Today’s WAMU commentary is from Joel Carela, who is part of WAMU’s Youth Voices program in partnership with Youth Radio and D.C’s Latin American Youth Center.
I’ve always been put off by TV shows and movies that glorify casual sex. Like the “American Pie” movies, whose main characters are always in search of a quick and easy hook-up. They make the guys who can separate sex and emotions seem normal and emasculate the ones who develop feelings beyond the mattress.
As an emotional person, I never liked that message — but I guess somehow it seeped into my brain.
Last fall, I started college and moved into a dorm with more than 100 other hormonal teenagers. Suddenly, we had easy access to all sorts of things that were out of reach back home: alcohol, drugs and each other.
It wasn’t long before I started to connect really well with a guy in my international politics class, who also happened to live across the hall. We shared an affinity for baroque-era choral music and an interest in the British monarchy.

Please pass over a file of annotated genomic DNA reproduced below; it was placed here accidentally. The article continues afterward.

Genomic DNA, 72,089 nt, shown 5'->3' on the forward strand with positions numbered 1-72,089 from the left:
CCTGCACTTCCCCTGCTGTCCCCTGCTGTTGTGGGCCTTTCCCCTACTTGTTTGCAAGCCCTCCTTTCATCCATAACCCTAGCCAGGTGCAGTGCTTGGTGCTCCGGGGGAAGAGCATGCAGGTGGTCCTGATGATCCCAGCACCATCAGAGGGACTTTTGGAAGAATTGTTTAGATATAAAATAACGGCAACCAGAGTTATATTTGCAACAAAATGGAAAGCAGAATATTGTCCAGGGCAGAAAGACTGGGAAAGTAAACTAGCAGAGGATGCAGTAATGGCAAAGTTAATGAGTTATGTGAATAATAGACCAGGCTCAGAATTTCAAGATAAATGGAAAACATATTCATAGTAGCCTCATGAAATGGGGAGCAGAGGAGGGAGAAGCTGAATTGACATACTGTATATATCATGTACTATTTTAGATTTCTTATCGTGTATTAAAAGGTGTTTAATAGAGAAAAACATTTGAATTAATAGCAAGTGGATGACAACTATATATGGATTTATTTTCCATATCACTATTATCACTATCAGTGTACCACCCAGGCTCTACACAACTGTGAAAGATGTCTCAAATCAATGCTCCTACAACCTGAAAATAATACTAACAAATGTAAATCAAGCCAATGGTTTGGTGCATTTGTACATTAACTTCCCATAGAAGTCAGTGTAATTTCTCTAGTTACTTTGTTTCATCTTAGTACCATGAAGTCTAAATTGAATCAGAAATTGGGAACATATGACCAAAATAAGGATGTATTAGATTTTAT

You can listen to it, here.
One of the DCentric-related possibilities that delighted me when I started this job– at a station I have loved and listened to for twelve years–was the idea that like our @FrontDeskAmy on Twitter, I could occasionally give you a little glimpse in to what it’s like to be here.
Many of my friends who are journalists of color lament that their workplaces aren’t very diverse– I don’t feel that way at WAMU, where my boss is African-American, the reporter who sat behind me was South Asian and our General Manager is a woman of color, too. Some may scoff at a word like “diversity”– why should it matter, right? The news is news, reporters and commentators should just do their jobs and do them well. That is true, but so is this– our identities shape who we are, and sometimes, they shape our stories, adding an element or detail with which some of us can identify.